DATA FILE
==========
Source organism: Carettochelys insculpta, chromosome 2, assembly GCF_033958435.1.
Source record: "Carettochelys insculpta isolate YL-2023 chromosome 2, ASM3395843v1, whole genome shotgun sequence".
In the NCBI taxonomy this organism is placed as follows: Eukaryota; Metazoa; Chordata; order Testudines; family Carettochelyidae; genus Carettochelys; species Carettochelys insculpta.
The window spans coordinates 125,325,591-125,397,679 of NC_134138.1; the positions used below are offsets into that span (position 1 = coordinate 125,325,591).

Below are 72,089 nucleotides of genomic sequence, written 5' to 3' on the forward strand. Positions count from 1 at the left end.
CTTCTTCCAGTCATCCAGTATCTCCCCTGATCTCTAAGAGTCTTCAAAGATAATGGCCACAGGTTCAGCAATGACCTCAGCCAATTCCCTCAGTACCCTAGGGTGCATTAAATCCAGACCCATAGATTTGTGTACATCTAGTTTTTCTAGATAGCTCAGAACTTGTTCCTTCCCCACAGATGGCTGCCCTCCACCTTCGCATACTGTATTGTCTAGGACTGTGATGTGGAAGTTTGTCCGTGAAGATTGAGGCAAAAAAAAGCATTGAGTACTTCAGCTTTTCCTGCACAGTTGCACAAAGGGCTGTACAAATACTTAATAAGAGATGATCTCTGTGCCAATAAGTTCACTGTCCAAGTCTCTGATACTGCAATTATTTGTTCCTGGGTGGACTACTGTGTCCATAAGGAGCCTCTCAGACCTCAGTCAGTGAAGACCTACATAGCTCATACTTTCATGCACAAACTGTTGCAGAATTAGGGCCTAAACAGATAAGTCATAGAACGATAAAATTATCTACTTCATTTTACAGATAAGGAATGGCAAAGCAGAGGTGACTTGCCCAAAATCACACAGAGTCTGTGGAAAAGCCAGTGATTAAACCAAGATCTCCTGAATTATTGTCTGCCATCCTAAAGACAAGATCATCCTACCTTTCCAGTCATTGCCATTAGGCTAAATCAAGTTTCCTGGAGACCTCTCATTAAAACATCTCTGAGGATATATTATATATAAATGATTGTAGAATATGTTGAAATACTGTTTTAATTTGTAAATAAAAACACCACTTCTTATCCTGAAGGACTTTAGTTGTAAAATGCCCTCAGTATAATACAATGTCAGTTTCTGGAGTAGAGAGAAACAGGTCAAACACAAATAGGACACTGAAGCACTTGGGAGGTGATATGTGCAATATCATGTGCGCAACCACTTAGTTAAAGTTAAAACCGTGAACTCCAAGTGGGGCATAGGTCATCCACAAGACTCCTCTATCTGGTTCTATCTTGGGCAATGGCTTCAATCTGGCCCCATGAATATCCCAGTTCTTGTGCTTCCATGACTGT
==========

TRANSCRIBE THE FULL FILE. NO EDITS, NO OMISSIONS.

Source organism: Carettochelys insculpta, chromosome 2, assembly GCF_033958435.1.
Source record: "Carettochelys insculpta isolate YL-2023 chromosome 2, ASM3395843v1, whole genome shotgun sequence".
In the NCBI taxonomy this organism is placed as follows: Eukaryota; Metazoa; Chordata; order Testudines; family Carettochelyidae; genus Carettochelys; species Carettochelys insculpta.
The window spans coordinates 125,325,591-125,397,679 of NC_134138.1; the positions used below are offsets into that span (position 1 = coordinate 125,325,591).

Below are 72,089 nucleotides of genomic sequence, written 5' to 3' on the forward strand. Positions count from 1 at the left end.
CTTCTTCCAGTCATCCAGTATCTCCCCTGATCTCTAAGAGTCTTCAAAGATAATGGCCACAGGTTCAGCAATGACCTCAGCCAATTCCCTCAGTACCCTAGGGTGCATTAAATCCAGACCCATAGATTTGTGTACATCTAGTTTTTCTAGATAGCTCAGAACTTGTTCCTTCCCCACAGATGGCTGCCCTCCACCTTCGCATACTGTATTGTCTAGGACTGTGATGTGGAAGTTTGTCCGTGAAGATTGAGGCAAAAAAAAGCATTGAGTACTTCAGCTTTTCCTGCACAGTTGCACAAAGGGCTGTACAAATACTTAATAAGAGATGATCTCTGTGCCAATAAGTTCACTGTCCAAGTCTCTGATACTGCAATTATTTGTTCCTGGGTGGACTACTGTGTCCATAAGGAGCCTCTCAGACCTCAGTCAGTGAAGACCTACATAGCTCATACTTTCATGCACAAACTGTTGCAGAATTAGGGCCTAAACAGATAAGTCATAGAACGATAAAATTATCTACTTCATTTTACAGATAAGGAATGGCAAAGCAGAGGTGACTTGCCCAAAATCACACAGAGTCTGTGGAAAAGCCAGTGATTAAACCAAGATCTCCTGAATTATTGTCTGCCATCCTAAAGACAAGATCATCCTACCTTTCCAGTCATTGCCATTAGGCTAAATCAAGTTTCCTGGAGACCTCTCATTAAAACATCTCTGAGGATATATTATATATAAATGATTGTAGAATATGTTGAAATACTGTTTTAATTTGTAAATAAAAACACCACTTCTTATCCTGAAGGACTTTAGTTGTAAAATGCCCTCAGTATAATACAATGTCAGTTTCTGGAGTAGAGAGAAACAGGTCAAACACAAATAGGACACTGAAGCACTTGGGAGGTGATATGTGCAATATCATGTGCGCAACCACTTAGTTAAAGTTAAAACCGTGAACTCCAAGTGGGGCATAGGTCATCCACAAGACTCCTCTATCTGGTTCTATCTTGGGCAATGGCTTCAATCTGGCCCCATGAATATCCCAGTTCTTGTGCTTCCATGACTGT